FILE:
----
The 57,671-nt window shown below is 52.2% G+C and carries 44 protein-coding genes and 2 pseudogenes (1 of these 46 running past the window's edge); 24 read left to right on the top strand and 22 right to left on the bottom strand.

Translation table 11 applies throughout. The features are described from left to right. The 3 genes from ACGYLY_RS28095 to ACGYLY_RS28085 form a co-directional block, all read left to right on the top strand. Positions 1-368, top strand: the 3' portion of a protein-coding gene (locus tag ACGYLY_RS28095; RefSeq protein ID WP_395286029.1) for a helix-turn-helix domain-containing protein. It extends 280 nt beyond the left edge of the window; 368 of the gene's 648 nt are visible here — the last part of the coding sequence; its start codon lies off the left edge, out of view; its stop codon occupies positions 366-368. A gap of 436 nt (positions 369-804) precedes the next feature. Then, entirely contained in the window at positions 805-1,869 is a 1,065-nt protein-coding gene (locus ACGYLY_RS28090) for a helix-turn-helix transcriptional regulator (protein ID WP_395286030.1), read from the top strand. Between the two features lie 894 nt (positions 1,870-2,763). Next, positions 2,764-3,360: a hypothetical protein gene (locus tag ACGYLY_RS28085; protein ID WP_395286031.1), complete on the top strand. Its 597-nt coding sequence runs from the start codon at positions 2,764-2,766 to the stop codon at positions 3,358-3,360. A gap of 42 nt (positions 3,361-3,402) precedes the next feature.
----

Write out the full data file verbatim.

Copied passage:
The 57,671-nt window shown below is 52.2% G+C and carries 44 protein-coding genes and 2 pseudogenes (1 of these 46 running past the window's edge); 24 read left to right on the top strand and 22 right to left on the bottom strand.

Translation table 11 applies throughout. The features are described from left to right. The 3 genes from ACGYLY_RS28095 to ACGYLY_RS28085 form a co-directional block, all read left to right on the top strand. Positions 1-368, top strand: the 3' portion of a protein-coding gene (locus tag ACGYLY_RS28095; RefSeq protein ID WP_395286029.1) for a helix-turn-helix domain-containing protein. It extends 280 nt beyond the left edge of the window; 368 of the gene's 648 nt are visible here — the last part of the coding sequence; its start codon lies off the left edge, out of view; its stop codon occupies positions 366-368. A gap of 436 nt (positions 369-804) precedes the next feature. Then, entirely contained in the window at positions 805-1,869 is a 1,065-nt protein-coding gene (locus ACGYLY_RS28090) for a helix-turn-helix transcriptional regulator (protein ID WP_395286030.1), read from the top strand. Between the two features lie 894 nt (positions 1,870-2,763). Next, positions 2,764-3,360: a hypothetical protein gene (locus tag ACGYLY_RS28085; protein ID WP_395286031.1), complete on the top strand. Its 597-nt coding sequence runs from the start codon at positions 2,764-2,766 to the stop codon at positions 3,358-3,360. A gap of 42 nt (positions 3,361-3,402) precedes the next feature.